No Right TurnBy Idiot/Savant
    2 weeks ago
  • October 2019 – Newsletter
    https://mailchi.mp/7d9133add053/closing-the-gap-october-2019-newsletter ...
    Closing the GapBy Tracey Sharp
    2 weeks ago
  • And they wonder why we think they’re environmental vandals…
    The Zero Carbon Bill is due back from select committee in two weeks, and will likely pass its final stages in November. So naturally, farmers are planning a hate-march against it. But they're not just demanding lower methane targets so they can keep on destroying the planet; they're also demanding ...
    No Right TurnBy Idiot/Savant
    2 weeks ago
  • Climate Change: Paying the price in California
    Last year, California burned. This year, to stop it happening again (or rather, to stop themselves from being found liable if it happens again), Pacific Gas and Electric is cutting power to half the state for a week:Schools are closed. Traffic lights down. Tunnels dark. Businesses unopened. Hospitals running on ...
    No Right TurnBy Idiot/Savant
    2 weeks ago
  • Let’s Hear It For Up-Close-And-Personal, Hard-Copy Democracy!
    The Best Way: Missing from the on-line voting debate is any reference to the voting system that produces turn-out figures ranging from 77 to 93 percent of registered voters. The voting system used to collect and count the votes cast in our parliamentary elections. The system that involves citizens making ...
    2 weeks ago
  • 10/10: World Day Against the Death Penalty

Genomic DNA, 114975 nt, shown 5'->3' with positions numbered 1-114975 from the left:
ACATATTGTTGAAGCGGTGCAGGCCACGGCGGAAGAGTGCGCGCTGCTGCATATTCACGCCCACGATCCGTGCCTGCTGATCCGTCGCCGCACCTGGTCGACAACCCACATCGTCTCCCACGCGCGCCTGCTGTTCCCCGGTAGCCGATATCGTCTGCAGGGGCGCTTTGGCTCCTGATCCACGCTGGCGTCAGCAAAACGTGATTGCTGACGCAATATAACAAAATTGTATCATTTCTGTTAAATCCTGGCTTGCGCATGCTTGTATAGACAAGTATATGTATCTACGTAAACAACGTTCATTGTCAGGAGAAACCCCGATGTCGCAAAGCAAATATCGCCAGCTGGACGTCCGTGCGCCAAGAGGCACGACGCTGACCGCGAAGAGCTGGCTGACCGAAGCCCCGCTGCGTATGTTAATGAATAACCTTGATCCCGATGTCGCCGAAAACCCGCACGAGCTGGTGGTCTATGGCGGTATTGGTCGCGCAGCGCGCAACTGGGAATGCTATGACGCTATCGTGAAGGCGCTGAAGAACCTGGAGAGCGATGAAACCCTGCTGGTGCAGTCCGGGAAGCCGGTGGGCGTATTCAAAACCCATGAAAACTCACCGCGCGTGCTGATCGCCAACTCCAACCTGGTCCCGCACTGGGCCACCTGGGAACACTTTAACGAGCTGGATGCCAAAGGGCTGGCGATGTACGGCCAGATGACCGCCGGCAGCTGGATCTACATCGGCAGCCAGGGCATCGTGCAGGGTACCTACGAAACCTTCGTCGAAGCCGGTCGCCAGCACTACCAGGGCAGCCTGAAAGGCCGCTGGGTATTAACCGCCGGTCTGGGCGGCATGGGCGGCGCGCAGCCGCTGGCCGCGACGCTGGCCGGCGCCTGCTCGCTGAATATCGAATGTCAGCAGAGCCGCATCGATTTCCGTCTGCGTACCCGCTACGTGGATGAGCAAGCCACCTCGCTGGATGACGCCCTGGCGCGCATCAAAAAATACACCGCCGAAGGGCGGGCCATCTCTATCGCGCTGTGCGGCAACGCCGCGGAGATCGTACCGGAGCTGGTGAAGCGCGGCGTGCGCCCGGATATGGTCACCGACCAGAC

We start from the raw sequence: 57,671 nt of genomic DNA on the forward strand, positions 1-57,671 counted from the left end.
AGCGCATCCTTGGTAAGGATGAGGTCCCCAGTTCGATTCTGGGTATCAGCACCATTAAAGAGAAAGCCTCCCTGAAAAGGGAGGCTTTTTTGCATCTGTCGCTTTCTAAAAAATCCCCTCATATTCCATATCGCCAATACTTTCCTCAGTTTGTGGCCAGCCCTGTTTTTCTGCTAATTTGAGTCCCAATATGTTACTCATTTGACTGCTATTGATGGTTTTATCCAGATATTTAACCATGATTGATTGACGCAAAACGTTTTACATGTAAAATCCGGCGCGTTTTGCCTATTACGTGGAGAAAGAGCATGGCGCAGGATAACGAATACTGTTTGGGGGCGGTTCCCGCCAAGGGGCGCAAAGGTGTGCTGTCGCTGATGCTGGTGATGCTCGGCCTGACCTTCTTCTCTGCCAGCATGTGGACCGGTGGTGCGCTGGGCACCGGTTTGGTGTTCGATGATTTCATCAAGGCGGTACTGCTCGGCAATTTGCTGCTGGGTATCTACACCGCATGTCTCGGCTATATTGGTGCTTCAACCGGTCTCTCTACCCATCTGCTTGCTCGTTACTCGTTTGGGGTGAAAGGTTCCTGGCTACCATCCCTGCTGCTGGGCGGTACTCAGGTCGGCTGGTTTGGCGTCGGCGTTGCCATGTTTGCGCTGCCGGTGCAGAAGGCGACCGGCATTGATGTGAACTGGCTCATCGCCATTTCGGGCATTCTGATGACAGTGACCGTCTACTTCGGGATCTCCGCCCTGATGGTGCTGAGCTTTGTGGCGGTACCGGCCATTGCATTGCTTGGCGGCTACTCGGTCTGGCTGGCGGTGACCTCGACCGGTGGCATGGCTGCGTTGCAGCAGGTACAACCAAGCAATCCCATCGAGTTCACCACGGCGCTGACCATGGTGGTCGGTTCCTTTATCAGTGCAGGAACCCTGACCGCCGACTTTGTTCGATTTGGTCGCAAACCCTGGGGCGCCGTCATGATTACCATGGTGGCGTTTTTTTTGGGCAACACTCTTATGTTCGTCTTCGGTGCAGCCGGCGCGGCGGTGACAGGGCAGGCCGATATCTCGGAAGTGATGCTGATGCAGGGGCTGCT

Today, October 10, is the world day against the death penalty. Out of 195 UN member states, 84 still permit capital punishment. Today is the day we work to change that. This year's theme is children. Having a parent sentenced to death or executed causes long-term trauma and stigmatization which ...
    No Right TurnBy Idiot/Savant
    2 weeks ago
  • Talking Freer Lives: a Marxist gender-critical perspective from Australia
    Among the great new bunch of political friends we have been making recently is the excellent Australian-based Marxist gender-critical site, Freer Lives.  So we asked the comrade who set up that blog to write something for Redline on the blog, himself, his analysis of the rise of gender politics and ...
    RedlineBy Admin
    2 weeks ago
  • Government spin accepted by union leadership
    by Don Franks  The Auckland City Mission is struggling with a 40 percent increase in demand for food parcels this year. A total of 23,020 were needed by June. Last month Missioner Chris Farrelly told the Herald the “cupboards are bare” and without an emergency food drive, he can’t see ...
    RedlineBy Daphna
    2 weeks ago

  • Corrections Amendment Bill passes third reading
    A Bill to improve prison security and ensure the fair, safe, and humane treatment of people in prison while upholding public safety has passed its third reading. Corrections Minister Kelvin Davis says the Corrections Amendment Bill makes a number of changes to ensure the Corrections Act 2004 is fit for ...
    BeehiveBy beehive.govt.nz
    5 hours ago
  • Ngāi Tahu CEO appointed to NZ-China Council